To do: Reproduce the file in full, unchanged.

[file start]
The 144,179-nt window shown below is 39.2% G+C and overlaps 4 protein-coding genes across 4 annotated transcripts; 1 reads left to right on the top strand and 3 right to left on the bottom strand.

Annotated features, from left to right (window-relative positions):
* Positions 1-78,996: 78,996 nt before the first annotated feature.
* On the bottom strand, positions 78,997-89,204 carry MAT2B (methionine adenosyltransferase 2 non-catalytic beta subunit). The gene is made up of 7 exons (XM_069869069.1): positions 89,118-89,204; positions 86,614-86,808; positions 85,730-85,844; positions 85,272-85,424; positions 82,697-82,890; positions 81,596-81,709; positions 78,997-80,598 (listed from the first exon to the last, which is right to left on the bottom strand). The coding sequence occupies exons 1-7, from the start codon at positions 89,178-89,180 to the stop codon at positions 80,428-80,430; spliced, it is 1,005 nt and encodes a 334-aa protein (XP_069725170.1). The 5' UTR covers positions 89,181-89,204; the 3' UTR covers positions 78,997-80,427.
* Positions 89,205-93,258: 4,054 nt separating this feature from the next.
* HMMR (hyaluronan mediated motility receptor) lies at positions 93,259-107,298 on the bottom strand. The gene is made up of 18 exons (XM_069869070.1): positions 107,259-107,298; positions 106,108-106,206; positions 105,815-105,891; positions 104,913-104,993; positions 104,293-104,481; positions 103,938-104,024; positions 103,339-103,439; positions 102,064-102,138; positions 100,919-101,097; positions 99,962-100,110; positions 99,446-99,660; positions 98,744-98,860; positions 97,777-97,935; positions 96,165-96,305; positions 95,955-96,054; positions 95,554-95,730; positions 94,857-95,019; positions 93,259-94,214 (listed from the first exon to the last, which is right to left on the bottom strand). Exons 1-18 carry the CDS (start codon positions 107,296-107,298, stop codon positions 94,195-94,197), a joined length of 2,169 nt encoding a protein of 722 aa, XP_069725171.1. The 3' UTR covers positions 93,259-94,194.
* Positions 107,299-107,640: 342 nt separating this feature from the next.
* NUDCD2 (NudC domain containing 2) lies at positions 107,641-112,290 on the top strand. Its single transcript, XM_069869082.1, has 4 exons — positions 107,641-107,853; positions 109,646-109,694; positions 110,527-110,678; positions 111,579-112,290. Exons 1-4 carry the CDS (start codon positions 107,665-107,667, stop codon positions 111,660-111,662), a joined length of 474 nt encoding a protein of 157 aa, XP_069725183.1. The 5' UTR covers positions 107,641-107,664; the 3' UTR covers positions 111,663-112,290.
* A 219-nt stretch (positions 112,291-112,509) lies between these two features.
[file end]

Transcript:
The 144,179-nt window shown below is 39.2% G+C and overlaps 4 protein-coding genes across 4 annotated transcripts; 1 reads left to right on the top strand and 3 right to left on the bottom strand.

Annotated features, from left to right (window-relative positions):
* Positions 1-78,996: 78,996 nt before the first annotated feature.
* On the bottom strand, positions 78,997-89,204 carry MAT2B (methionine adenosyltransferase 2 non-catalytic beta subunit). The gene is made up of 7 exons (XM_069869069.1): positions 89,118-89,204; positions 86,614-86,808; positions 85,730-85,844; positions 85,272-85,424; positions 82,697-82,890; positions 81,596-81,709; positions 78,997-80,598 (listed from the first exon to the last, which is right to left on the bottom strand). The coding sequence occupies exons 1-7, from the start codon at positions 89,178-89,180 to the stop codon at positions 80,428-80,430; spliced, it is 1,005 nt and encodes a 334-aa protein (XP_069725170.1). The 5' UTR covers positions 89,181-89,204; the 3' UTR covers positions 78,997-80,427.
* Positions 89,205-93,258: 4,054 nt separating this feature from the next.
* HMMR (hyaluronan mediated motility receptor) lies at positions 93,259-107,298 on the bottom strand. The gene is made up of 18 exons (XM_069869070.1): positions 107,259-107,298; positions 106,108-106,206; positions 105,815-105,891; positions 104,913-104,993; positions 104,293-104,481; positions 103,938-104,024; positions 103,339-103,439; positions 102,064-102,138; positions 100,919-101,097; positions 99,962-100,110; positions 99,446-99,660; positions 98,744-98,860; positions 97,777-97,935; positions 96,165-96,305; positions 95,955-96,054; positions 95,554-95,730; positions 94,857-95,019; positions 93,259-94,214 (listed from the first exon to the last, which is right to left on the bottom strand). Exons 1-18 carry the CDS (start codon positions 107,296-107,298, stop codon positions 94,195-94,197), a joined length of 2,169 nt encoding a protein of 722 aa, XP_069725171.1. The 3' UTR covers positions 93,259-94,194.
* Positions 107,299-107,640: 342 nt separating this feature from the next.
* NUDCD2 (NudC domain containing 2) lies at positions 107,641-112,290 on the top strand. Its single transcript, XM_069869082.1, has 4 exons — positions 107,641-107,853; positions 109,646-109,694; positions 110,527-110,678; positions 111,579-112,290. Exons 1-4 carry the CDS (start codon positions 107,665-107,667, stop codon positions 111,660-111,662), a joined length of 474 nt encoding a protein of 157 aa, XP_069725183.1. The 5' UTR covers positions 107,641-107,664; the 3' UTR covers positions 111,663-112,290.
* A 219-nt stretch (positions 112,291-112,509) lies between these two features.